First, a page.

Monday, September 15, 2008

Wasilla Public Library

As a librarian's husband, a libertarian-leaning conservative, and opinionated about many things, I could be expected to weigh in on the Sarah Palin controversy. I browsed around and read up on the subject, including reading the blogs of (mostly) outraged librarians, the ACLU and ALA sites, and two law & religion sites. Then I thought about it all today. Late in the day, I followed an Insty link to The Volokh Conspiracy, a multiple lawprof blog from a libertarian perspective. I should have started there first and saved all the browsing and thinking. There are three posts today that tell you much more than I ever could:
1. What has the Supreme Court said about when government libraries may remove books?
2. "Bookbanning"
3. Did Palin try to ban books from the local library?

In brief, despite the assertions of the ALA and the ACLU to the contrary, removing books is not automatically unconstitutional. If you read carefully, you will see that the ACLU site does not explicit claim it is. They throw the words "constitutional rights" around pretty freely in places where it is debatable, however, and strive to give the impression that it is too unconstitutional.

Please understand that these organizations are not wrong in what they tell you, but they only give you one side. They are advocates, and their interest is in converting you to their POV, not offering a balanced discussion of the issues. The same may be said for Safe Libraries, an organization which advocates the opposite position.

For those who think they have finally read up on all the facts on this case, Cecil Turner over at American Thinker has new data in his essay Media Cooking The Books on Palin. Quick summary. There were several incidents about the library and the town government in that era, some involving Palin and some not, and everyone involved seems to have mixed them together, all in slightly different ways. Those who read the contemporaneous Anchorage newspaper story of the time should know that that source came closest, but still didn't get it all.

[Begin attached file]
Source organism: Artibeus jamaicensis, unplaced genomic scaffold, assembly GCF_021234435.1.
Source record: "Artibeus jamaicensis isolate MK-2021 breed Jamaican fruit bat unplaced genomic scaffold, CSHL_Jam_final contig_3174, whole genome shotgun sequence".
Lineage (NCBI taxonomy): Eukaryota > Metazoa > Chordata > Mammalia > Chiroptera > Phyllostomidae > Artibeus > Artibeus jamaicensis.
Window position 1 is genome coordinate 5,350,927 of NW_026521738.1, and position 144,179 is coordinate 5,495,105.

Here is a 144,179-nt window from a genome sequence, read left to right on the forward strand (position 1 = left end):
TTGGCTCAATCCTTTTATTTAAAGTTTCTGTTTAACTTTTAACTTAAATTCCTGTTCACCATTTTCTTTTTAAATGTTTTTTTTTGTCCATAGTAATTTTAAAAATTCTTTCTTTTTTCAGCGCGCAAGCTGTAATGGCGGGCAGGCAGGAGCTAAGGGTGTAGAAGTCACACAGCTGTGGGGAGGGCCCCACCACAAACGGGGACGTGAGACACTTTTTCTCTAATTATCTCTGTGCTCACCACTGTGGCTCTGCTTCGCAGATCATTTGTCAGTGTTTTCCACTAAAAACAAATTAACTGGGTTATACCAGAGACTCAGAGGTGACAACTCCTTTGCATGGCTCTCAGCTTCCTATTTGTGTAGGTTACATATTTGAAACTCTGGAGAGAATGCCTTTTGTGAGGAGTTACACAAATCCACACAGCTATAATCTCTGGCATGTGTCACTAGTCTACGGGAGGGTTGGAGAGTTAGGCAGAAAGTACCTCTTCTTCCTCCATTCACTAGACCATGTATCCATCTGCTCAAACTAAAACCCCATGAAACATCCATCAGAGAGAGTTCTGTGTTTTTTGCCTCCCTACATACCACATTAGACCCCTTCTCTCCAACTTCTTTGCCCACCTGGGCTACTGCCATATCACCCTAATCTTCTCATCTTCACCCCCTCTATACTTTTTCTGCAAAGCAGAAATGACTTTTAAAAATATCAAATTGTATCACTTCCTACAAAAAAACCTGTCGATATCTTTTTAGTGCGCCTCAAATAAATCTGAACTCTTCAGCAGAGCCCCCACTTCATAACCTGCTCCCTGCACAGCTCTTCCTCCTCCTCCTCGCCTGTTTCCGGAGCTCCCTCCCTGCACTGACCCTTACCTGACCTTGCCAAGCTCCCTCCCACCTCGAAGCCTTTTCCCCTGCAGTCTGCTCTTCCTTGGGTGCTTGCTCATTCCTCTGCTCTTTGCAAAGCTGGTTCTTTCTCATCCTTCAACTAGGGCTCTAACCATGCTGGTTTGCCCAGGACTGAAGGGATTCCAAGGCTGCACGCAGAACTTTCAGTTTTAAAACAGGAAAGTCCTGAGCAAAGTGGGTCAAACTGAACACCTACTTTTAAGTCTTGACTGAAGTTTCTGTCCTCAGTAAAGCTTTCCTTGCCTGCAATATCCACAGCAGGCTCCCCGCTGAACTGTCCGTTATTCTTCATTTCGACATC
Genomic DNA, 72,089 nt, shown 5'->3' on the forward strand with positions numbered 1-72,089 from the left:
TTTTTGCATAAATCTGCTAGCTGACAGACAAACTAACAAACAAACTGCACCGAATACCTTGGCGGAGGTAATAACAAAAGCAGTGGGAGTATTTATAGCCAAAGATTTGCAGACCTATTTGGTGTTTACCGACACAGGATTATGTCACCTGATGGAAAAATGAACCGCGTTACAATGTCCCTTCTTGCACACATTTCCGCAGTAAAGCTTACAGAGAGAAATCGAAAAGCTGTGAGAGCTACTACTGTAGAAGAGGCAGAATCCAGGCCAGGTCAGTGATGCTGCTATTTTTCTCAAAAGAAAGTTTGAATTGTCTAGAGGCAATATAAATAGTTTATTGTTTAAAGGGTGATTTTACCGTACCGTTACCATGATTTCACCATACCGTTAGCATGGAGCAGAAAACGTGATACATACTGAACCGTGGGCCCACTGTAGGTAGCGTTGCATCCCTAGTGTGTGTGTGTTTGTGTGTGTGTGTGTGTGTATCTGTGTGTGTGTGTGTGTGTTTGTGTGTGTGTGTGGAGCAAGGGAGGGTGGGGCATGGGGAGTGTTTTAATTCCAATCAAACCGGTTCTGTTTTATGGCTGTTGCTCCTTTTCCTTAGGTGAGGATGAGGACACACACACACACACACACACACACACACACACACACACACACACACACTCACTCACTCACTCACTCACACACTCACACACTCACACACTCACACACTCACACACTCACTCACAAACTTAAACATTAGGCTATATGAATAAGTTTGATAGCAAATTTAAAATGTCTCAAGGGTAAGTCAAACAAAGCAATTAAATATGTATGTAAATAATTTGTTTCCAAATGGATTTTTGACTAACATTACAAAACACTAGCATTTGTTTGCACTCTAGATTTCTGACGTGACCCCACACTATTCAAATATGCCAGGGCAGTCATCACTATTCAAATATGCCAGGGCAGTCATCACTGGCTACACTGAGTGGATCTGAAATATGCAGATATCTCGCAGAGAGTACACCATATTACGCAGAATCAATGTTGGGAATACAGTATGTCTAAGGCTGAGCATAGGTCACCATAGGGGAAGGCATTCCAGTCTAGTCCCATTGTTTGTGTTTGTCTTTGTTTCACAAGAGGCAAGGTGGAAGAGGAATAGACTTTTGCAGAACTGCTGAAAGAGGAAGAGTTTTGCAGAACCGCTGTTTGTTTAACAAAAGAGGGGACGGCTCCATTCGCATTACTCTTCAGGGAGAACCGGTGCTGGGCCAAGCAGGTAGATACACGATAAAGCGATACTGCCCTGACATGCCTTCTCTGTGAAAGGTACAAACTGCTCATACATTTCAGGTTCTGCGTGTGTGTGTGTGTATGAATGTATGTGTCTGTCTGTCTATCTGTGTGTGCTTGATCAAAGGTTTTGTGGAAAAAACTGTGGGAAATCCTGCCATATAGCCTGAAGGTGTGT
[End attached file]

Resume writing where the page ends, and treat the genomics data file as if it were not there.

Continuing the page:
I do have some perspective to add which I have not seen elsewhere, but will save it for an upcoming post. Thought provoker - I considered how a town library is similar and different from other town entities - playgrounds, the dump, police, schools.


Anonymous said...

I find the whole kerfuffle somewhat ironic since it is always the Left that is trying to ban books. For example, how many public school systems have banned Mark Twain's Tom Sawyer and Huckleberry Finn? And I won't even start on banning things like the 10 Commandments.

OBloodyHell said...

> I find the whole kerfuffle somewhat ironic since it is always the Left that is trying to ban books.

Hey, both sides do it and both sides need to be shouted down for the practice, in general (I find reasonable the idea that some things might not be placed so as to be in easy reach of youth, however -- as long as they are available to the general public, preferably with extra attention called to them to encourage the public to know what it is which is being "reserved" and held in a generally more-difficult-to-view situation. This encourages citizen oversignt of the process.

I think libraries should have Lady Chatterly's Lover. I can also see how it might not be placed where children can easily gain access to it (esp. the Illustrated Edition... LOL). But the area in which such is kept should be highly visible, easily accessible to non-children, and, in fact, the public should consider it their duty to be aware of what is in it.